In many cases, such as when a consultant goes from one network to another, it's desirable to be able to change the name of the database, perhaps to the customer's name, so that the data from multiple places doesn't get jumbled together. At the time of this writing, the way to do that is to update the db=nmaplog item in the ~/nmapsql.rc file used by nmaplog to pick up database access information.
In order to change the database in use, replace nmaplog in ~/nmapsql.rc with the appropriate name, and then make sure the user specified in ~/nmapsql.rc has permissions on that database. Then, load the database schema into the new database. Assuming the new database is called newnmap, the following line would load the schema:
$ mysql newnmap < nmaplog.sql
I don't recommend using different databases, however. It's far easier to unload the data to a disk file and then load a blank schema into the nmaplog database. The following lines would accomplish this:
$ mysqldump nmaplog > newnmap.sql $ mysql nmaplog < nmaplog.sql
Depending on how your database permissions are set up, you might have to specify the MySQL user name and password for the above commands to work.
Practical Task Scheduling Deployment
July 20, 2016 12:00 pm CDT
One of the best things about the UNIX environment (aside from being stable and efficient) is the vast array of software tools available to help you do your job. Traditionally, a UNIX tool does only one thing, but does that one thing very well. For example, grep is very easy to use and can search vast amounts of data quickly. The find tool can find a particular file or files based on all kinds of criteria. It's pretty easy to string these tools together to build even more powerful tools, such as a tool that finds all of the .log files in the /home directory and searches each one for a particular entry. This erector-set mentality allows UNIX system administrators to seem to always have the right tool for the job.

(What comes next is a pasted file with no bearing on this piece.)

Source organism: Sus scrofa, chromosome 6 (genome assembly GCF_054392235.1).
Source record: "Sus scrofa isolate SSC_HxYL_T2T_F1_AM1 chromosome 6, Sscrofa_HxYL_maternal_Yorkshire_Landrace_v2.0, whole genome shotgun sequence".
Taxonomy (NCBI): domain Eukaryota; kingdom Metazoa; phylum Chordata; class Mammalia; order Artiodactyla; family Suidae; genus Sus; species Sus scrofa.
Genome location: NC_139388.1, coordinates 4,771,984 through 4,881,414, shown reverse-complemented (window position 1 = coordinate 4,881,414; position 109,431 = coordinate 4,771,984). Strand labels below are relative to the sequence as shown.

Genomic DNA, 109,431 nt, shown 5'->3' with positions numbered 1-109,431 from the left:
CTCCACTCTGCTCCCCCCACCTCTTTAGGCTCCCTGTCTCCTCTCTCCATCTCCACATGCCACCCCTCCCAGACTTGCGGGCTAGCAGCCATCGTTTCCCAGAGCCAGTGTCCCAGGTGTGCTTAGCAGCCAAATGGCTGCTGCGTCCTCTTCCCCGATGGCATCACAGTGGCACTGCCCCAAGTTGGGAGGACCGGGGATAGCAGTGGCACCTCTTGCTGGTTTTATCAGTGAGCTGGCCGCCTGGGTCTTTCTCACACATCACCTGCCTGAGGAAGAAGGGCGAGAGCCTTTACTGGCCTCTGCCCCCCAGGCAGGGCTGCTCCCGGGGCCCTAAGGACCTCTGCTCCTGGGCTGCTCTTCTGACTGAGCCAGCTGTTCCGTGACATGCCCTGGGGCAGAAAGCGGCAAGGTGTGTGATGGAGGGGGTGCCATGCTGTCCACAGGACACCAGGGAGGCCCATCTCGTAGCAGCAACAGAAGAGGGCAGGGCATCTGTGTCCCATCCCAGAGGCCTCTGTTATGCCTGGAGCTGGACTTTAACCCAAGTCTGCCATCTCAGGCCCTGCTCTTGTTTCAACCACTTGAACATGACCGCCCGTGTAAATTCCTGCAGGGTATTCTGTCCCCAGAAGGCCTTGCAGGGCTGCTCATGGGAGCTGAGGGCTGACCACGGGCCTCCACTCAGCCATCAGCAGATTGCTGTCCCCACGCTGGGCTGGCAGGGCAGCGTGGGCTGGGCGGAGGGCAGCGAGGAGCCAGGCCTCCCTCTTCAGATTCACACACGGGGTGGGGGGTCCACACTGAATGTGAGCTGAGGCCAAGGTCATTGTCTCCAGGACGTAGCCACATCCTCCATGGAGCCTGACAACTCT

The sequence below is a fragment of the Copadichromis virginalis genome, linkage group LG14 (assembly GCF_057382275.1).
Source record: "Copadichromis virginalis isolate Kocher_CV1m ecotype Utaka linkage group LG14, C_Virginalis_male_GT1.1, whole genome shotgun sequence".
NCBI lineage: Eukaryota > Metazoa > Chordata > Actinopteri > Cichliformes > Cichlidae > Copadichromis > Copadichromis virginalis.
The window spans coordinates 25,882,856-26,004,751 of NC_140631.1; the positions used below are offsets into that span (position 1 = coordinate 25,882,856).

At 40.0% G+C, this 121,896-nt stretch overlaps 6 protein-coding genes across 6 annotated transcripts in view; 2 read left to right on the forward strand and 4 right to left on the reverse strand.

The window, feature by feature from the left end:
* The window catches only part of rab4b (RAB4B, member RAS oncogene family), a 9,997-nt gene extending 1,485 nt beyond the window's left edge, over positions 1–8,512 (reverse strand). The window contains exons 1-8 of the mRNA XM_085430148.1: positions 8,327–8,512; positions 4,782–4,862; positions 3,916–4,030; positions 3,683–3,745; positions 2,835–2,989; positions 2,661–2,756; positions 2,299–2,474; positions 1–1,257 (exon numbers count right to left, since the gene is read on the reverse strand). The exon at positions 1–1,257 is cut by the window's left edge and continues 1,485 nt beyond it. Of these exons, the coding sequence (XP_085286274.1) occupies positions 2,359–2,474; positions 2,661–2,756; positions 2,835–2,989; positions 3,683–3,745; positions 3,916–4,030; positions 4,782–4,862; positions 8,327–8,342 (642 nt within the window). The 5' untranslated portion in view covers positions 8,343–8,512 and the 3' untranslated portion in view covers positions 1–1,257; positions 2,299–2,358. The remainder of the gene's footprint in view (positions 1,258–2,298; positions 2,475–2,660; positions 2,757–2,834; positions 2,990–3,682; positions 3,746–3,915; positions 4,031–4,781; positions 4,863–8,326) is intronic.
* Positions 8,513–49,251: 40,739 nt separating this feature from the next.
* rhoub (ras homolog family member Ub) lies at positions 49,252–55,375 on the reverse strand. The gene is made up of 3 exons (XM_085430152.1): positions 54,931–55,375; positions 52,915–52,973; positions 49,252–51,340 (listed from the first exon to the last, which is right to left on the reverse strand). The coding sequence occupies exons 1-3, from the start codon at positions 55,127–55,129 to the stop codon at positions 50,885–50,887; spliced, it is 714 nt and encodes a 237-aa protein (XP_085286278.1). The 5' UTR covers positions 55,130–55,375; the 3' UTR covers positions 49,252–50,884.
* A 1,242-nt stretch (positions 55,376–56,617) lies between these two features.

Cron traditionally has been considered another such a tool for job scheduling, but is it enough? This webinar considers that very question. The first part builds on a previous Geek Guide, Beyond Cron, and briefly describes how to know when it might be time to consider upgrading your job scheduling infrastructure. The second part presents an actual planning and implementation framework.
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With all the industry talk about the benefits of Linux on Power and all the performance advantages offered by its open architecture, you may be considering a move in that direction. If you are thinking about analytics, big data and cloud computing, you would be right to evaluate Power. The idea of using commodity x86 hardware and replacing it every three years is an outdated cost model. It doesn’t consider the total cost of ownership, and it doesn’t consider the advantage of real processing power, high-availability and multithreading like a demon.
This ebook takes a look at some of the practical applications of the Linux on Power platform and ways you might bring all the performance power of this open architecture to bear for your organization. There are no smoke and mirrors here—just hard, cold, empirical evidence provided by independent sources. I also consider some innovative ways Linux on Power will be used in the future.Get the Guide